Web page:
After publicly endorsing the Obama Administration’s National Strategy for Trusted Identities in Cyberspace (NSTIC) for its recognition of real problems in identity management, privacy and security in our society today, the Smart Card Alliance submitted comments to the National Institute of Standards and Technology (NIST) regarding the establishment of NSTIC governance. Although its scope is limited to cyberspace, the Framework it outlines would also establish essential foundational elements that can help to strengthen identity, privacy and security in healthcare, social security administration, immigration reform and other programs in the physical world, the Smart Card Alliance said.
“As an industry group committed to security and trust of identities in cyberspace and the physical world, we endorse NSTIC and want to see it succeed,” said Randy Vanderhoof, executive director of the Smart Card Alliance. “In our comments, we have outlined all of the factors that we view will be essential to its success, including: the overall governance structure of the steering group; managing quality participation by as many interested parties as possible; being accessible to all; being fair and democratic; and having adequate, sustainable funding.”
The entire comment to NIST on the Notice of Inquiry (NOI), “Models for a Governance Structure for the National Strategy for Trusted Identities in Cyberspace (NSTIC),” Docket No. 110524296-1289-02 can be read on the Smart Card Alliance website. The comments include discussion of general principles that the Alliance believes NIST should follow in establishing NSTIC governance, followed by specific answers to the questions in the NOI.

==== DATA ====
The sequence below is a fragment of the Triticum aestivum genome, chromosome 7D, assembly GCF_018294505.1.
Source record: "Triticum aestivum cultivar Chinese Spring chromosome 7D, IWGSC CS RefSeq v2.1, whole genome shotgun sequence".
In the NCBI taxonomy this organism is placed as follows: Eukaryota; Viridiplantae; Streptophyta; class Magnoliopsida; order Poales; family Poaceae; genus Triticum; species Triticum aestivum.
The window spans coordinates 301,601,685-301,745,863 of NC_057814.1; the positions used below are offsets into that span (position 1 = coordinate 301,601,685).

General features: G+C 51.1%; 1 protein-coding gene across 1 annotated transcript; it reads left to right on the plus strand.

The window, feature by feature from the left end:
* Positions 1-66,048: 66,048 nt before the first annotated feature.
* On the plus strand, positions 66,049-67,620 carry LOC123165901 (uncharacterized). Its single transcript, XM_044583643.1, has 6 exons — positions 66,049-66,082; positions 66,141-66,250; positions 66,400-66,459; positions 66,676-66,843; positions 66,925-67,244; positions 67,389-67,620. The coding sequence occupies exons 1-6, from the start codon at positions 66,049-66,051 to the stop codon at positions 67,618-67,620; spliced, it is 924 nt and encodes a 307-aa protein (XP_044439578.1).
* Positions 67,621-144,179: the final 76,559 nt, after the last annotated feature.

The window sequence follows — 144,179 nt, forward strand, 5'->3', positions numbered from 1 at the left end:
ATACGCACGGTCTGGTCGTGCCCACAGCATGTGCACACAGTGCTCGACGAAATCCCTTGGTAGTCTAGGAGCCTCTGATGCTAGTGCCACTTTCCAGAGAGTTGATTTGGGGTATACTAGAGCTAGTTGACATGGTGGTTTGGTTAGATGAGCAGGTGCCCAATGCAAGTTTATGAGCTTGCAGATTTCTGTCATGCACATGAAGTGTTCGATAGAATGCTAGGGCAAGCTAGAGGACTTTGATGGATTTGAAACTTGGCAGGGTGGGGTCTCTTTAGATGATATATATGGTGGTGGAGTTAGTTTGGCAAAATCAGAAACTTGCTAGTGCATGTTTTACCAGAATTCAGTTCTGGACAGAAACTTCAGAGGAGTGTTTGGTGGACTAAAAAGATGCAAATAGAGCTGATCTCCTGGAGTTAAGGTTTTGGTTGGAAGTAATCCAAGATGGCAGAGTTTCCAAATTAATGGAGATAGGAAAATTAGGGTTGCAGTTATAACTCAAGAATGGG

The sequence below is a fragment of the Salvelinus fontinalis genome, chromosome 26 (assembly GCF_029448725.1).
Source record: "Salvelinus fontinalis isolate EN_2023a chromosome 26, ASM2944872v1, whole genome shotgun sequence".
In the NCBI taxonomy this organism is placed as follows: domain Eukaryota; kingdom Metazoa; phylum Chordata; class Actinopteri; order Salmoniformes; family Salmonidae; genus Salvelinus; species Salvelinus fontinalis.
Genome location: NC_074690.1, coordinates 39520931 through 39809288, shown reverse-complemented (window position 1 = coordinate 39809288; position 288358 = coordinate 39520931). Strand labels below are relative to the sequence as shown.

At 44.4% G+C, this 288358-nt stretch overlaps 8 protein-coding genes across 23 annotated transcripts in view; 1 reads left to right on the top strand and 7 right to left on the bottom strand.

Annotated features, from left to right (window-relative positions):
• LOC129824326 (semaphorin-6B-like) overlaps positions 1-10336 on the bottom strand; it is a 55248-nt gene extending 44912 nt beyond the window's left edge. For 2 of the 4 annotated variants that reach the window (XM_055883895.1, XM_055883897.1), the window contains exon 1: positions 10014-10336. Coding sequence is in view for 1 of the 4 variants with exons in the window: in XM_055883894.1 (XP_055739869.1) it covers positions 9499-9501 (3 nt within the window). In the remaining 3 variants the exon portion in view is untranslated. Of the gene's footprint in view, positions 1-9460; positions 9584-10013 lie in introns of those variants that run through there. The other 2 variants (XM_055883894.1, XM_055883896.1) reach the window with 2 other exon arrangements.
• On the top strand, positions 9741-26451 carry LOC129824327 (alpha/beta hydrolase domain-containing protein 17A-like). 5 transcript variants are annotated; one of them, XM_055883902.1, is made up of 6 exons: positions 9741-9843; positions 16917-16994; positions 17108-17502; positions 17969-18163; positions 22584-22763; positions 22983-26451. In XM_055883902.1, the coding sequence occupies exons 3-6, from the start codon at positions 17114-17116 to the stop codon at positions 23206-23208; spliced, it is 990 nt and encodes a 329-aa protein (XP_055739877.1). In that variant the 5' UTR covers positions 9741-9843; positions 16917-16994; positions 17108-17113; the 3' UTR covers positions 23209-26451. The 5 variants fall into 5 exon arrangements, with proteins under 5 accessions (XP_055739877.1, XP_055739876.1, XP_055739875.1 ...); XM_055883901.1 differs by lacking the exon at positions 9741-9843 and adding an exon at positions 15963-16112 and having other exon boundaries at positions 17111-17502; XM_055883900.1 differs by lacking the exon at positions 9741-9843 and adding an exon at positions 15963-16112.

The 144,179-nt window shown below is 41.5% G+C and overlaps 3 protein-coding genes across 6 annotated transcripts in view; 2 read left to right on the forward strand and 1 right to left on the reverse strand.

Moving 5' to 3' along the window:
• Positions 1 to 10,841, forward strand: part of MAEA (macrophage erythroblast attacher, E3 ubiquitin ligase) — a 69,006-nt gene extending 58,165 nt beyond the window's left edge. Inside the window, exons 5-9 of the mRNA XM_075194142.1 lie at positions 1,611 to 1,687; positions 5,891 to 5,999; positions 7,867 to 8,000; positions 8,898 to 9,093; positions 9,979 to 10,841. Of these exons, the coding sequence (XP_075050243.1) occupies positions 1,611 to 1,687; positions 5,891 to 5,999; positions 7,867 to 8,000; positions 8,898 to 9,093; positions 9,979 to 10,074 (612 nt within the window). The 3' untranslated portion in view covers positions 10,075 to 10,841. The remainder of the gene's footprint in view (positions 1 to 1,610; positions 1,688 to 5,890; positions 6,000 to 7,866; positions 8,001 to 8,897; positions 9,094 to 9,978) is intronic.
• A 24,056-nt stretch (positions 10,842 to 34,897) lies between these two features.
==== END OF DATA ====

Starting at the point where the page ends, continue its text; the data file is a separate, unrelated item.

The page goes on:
General Principles for NSTIC Governance
The comments to NIST were compiled by the Smart Card Alliance Identity Council, a cross-industry group of manufacturers, systems integrators and end users, focused on identity management and secure identity authentication. They outline the following general principles as those that should guide the NSTIC governance model:
- Governance should be driven by the private sector, not government. Government is a key stakeholder in the identity ecosystem and should participate as a stakeholder, rather than as the administrator.
- Funding is needed both during organization formation and in steady state. The government should consider providing seed funding during the formation phase. The steering group will need to define the business and funding models for maintaining the organization in steady state as one of its initial tasks.
- Organization members should work in peer relationships, with all members having an equal vote regardless of the size of the organization.
- Steering group processes should be deliberate, transparent and open to all members and to the public.
- Development of the organization should be in phases, with the Smart Grid initiative a useful model of how to accomplish the phased development.
- All stakeholders must be able to have a voice in the steering group, and the organization must make a conscious effort to include smaller organizations, consumers, privacy groups and end users.
- The steering group must be tasked to develop a sustainable funding model for the organization, with no special category of members or funding level required for representation on the steering group.
- The organization must be sensitive to international requirements and implement a structure that engages with the international community.
- Government involvement should be as a stakeholder and be structured to minimize the legal impact to the organization.
- The organization focus should be to build on existing infrastructure and standards, developing action plans to address weaknesses.
For information on NSTIC, the Smart Card Alliance, and smart cards, visit www.smartcardalliance.org.